manger square bethlehem palestine

At Manger Square in Bethlehem, Palestine.

4. Drink Stars and Bucks Coffee

Don’t use seeing Jesus as an excuse to escape anti – commercialism. Grab a Stars and Bucks Coffee!! This is the Palestinians own take on a $hitty American brand of coffee. I’ll be siding with the Palestinians every time.

stars and bucks coffee bethlehem palestine

Stars and Bucks Coffee in Bethlehem, Palestine.

5. Bethlehem University

What’s interesting about Bethlehem University is that its students are either Christians or Muslims. Jews aren’t allowed here of course. This makes for a cool Middle Eastern University without the politics and religion getting in the way. Young Palestinians learn their stuff in Arabic and English here. It’s a really nice university.

palestine bethlehem university

At Bethlehem University, Palestine.

6. Drink Taybeh Beer

You might have read that I also visited the Taybeh Beer Festival in Palestine’s capital city, Ramallah. However Bethlehem was my first place to try Taybeh Beer. It’s a top beer to sink your lips into so pull over at the wee bar in Manger Square and treat yourself. I was immersed in the sun, enjoying Palestinian beer staring the the place where Jesus was born. It was a nice wee travel moment.

taybeh palestinian beer

Restaurant in Manger Square Serving Taybeh Palestinian Beer.

7. Milk Grotto Chapel

One church wasn’t enough so you might want to head to the Milk Grotto Chapel which is nearby. It’s up a side street and worth checking out too. Jesus fans will no doubt be ticking these places off.

milk grotto bethlehem

The Milk Grotto Chapel in Bethlehem, Palestine

8. Shepherd’s Fields

The Shepherd’s Fields is the one place on this list which is slightly harder to get to. You’ll need an extra bus to get out there as it’s actually in Beit Sahour, more of another town on its own rather than a suburb of Bethlehem. I actually did two days in Bethlehem and found that the Shepherd’s Fields was included on the awesome “Best of West Bank” tour offered by Abraham Hostels so I went there with the tour, as many do. Apart from seeing the fields area where the shepherds used to live and look after their cattle, the Shepherd’s Fields offers superb views of the surrounding area. Sadly, again this is obscured by the separation wall.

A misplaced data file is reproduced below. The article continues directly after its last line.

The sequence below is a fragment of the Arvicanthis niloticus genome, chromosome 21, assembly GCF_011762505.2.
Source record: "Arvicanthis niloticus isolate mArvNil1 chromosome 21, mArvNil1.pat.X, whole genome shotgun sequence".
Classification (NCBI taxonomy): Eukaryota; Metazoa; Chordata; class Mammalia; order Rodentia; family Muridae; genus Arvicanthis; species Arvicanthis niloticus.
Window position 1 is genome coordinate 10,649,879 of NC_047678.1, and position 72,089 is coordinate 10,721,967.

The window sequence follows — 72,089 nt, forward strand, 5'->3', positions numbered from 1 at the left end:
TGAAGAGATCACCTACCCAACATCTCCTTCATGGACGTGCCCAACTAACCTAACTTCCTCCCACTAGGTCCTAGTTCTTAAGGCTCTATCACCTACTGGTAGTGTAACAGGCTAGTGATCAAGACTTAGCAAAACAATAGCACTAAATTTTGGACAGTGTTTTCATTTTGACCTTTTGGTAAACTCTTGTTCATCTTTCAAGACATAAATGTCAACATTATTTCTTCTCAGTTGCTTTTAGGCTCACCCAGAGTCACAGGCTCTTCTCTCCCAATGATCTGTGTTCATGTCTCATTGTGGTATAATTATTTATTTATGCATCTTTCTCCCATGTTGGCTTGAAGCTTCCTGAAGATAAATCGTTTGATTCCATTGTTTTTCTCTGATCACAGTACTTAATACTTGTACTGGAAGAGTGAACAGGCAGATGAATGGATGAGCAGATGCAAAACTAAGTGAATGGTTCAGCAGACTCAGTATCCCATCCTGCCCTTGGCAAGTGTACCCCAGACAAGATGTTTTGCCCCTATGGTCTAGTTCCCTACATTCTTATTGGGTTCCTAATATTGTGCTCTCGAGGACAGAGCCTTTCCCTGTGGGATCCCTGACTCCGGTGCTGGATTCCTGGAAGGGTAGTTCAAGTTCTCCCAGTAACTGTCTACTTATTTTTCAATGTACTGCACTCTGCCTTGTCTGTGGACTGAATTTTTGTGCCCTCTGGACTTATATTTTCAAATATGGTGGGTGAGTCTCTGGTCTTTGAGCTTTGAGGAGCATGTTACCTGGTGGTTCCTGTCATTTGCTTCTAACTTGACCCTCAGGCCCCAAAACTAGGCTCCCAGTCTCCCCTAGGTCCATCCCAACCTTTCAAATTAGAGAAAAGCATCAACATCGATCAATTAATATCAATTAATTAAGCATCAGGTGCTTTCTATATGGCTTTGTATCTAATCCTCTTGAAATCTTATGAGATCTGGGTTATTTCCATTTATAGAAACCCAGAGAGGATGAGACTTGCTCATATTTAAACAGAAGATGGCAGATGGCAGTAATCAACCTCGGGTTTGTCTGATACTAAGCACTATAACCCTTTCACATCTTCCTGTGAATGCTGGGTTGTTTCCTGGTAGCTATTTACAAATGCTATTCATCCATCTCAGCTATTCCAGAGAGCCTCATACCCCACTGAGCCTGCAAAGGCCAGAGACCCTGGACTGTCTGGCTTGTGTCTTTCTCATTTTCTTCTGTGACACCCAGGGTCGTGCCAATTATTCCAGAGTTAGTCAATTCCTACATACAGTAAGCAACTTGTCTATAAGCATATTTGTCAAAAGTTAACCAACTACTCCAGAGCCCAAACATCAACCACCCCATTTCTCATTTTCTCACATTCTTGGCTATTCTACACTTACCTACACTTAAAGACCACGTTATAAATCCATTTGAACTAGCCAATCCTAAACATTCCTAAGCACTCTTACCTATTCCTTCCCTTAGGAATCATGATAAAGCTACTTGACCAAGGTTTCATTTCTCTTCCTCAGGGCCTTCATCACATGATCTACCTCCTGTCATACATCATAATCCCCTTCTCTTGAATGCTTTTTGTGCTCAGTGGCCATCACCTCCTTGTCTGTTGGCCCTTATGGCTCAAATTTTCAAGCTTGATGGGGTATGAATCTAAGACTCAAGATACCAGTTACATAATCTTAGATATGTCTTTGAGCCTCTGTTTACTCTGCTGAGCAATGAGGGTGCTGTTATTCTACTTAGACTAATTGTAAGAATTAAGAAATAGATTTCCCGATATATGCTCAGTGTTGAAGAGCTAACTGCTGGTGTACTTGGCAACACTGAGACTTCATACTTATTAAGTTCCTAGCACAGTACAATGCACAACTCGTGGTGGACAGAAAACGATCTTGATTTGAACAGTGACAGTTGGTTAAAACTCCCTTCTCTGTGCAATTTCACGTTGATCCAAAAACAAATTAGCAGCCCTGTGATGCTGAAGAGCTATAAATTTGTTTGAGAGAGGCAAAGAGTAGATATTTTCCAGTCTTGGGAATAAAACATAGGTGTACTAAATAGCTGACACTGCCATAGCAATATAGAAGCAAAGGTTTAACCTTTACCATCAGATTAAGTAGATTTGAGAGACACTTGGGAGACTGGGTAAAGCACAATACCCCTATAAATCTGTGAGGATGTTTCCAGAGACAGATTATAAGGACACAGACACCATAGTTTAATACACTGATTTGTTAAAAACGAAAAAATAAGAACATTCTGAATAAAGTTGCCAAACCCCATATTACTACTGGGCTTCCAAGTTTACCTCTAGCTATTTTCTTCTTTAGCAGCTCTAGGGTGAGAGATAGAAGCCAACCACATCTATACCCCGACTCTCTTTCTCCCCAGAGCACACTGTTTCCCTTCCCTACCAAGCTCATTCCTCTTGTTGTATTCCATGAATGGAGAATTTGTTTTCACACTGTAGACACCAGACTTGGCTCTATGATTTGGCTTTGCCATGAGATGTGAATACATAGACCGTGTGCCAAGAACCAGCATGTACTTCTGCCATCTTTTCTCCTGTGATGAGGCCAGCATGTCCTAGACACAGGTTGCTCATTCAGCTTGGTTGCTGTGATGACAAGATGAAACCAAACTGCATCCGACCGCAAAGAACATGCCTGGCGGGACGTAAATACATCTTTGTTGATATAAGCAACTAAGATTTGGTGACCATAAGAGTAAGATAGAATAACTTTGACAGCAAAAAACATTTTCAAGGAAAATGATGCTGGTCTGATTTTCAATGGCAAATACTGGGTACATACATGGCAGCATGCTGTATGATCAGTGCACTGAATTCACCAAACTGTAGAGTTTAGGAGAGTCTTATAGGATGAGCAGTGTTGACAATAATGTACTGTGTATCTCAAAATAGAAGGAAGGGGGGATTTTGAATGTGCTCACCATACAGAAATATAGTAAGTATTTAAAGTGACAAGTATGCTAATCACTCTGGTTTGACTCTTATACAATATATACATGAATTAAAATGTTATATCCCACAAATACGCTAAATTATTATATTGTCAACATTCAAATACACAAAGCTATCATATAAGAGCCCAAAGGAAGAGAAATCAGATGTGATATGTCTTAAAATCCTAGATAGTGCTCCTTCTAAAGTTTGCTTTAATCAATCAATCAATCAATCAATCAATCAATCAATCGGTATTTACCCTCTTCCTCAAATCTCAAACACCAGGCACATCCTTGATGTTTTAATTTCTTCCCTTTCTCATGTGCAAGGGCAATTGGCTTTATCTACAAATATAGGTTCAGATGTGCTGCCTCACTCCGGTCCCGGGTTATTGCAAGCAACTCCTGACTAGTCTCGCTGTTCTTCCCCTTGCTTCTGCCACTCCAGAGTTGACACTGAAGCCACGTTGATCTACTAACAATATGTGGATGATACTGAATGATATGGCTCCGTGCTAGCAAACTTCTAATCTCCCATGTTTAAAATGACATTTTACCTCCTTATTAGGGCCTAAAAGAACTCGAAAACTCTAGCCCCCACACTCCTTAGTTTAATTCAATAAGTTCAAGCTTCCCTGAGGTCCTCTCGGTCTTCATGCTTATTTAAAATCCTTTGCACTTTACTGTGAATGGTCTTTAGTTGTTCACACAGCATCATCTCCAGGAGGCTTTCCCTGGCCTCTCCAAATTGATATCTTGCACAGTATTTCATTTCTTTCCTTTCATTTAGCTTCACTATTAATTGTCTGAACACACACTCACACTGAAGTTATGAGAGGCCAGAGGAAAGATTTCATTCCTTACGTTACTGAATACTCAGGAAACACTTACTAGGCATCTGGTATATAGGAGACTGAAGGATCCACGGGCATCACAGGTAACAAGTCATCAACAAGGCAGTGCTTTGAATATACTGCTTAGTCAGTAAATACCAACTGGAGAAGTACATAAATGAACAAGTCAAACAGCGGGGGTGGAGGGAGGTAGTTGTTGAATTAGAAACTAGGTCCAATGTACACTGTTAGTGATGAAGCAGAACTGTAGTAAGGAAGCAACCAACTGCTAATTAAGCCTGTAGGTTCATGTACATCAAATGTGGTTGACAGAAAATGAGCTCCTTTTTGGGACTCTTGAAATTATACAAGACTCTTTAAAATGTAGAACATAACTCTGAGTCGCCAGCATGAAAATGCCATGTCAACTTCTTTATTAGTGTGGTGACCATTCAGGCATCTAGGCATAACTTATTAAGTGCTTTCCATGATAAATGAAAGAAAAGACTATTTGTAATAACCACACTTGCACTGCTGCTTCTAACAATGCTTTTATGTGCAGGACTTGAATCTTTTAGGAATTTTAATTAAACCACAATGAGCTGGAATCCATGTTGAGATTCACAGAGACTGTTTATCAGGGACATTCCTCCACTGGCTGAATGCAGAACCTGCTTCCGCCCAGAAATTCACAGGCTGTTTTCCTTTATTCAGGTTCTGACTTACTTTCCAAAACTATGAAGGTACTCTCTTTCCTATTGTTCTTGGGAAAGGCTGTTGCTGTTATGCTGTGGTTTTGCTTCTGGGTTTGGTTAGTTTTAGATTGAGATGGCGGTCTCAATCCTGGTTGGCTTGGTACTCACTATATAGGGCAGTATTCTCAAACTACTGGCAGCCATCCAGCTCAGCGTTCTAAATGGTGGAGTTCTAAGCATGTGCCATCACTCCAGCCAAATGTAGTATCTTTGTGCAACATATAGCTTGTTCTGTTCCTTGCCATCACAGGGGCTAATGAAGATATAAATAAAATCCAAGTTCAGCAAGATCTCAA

palestine bethlehem shepherds fields

A Mural Inside the Shepherd’s Fields near Bethlehem, Palestine.

9. Omar Mosque

Let’s not forget you are in Palestine!! Mosques are all the rage here so take your shoes off and admire the Omar Mosque in Manger Square. There’s a nice mix of church bells and call to prayer happening in and around Manger Square – a cool place that has Christianity and Islam running in harmony side by side.

Omar Mosque in Bethlehem, Palestine.

Omar Mosque in Bethlehem, Palestine.

10. Wall Murals

The Wall murals are an eye opener. As a backpacker who has travelled to a few so called “political trouble spots” such as Iraq, Iran and North Korea, I try not to take sides and understand both points of view. A lot of the wall murals in Palestine show Israelis in a bad light. One shocking bit of graffiti suggests that, to some Palestinians, the Israelis are Nazis (see photo below). Pretty hard to believe and puts things in a different perspective here. This however is not an opinion shared by all Palestinians, but it’s proof on the walls that there is a deep problem and a strong hatred within some elements of both communities.

Ouch! Some graffiti in Palestine compares the Israelis to Nazis.

Ouch! Some graffiti in Palestine compares the Israelis to Nazis.

The Palestinians have been subjected to being fenced in and as a result, a lot of the walls have been graffitied on the Palestinian side. I’ll talk more about my visit to the Refugee Camp area at Aida in a future post.

This is just to get you thinking about Bethlehem. I really recommend a visit to Bethlehem, and even more so places like Hebron, Jericho and Ramallah. I was simply inspired and from a personal point of view – I class this entire area as a separate country. It was a pleasant and enjoyable welcome to Palestine.

Tourist Israel and Abraham Hostels have some cool tours to Bethlehem!

DISCLAIMER: If you’re reading this wondering why it hasn’t been posted on Christmas Day, blame Iran and its horrendous internet. I wrote this post mid-December but was unable to upload it or add photos until I left Iran…or I may have posted it and been unable to add photos or videos! Bear with me until 2014 and Merry Christmas!!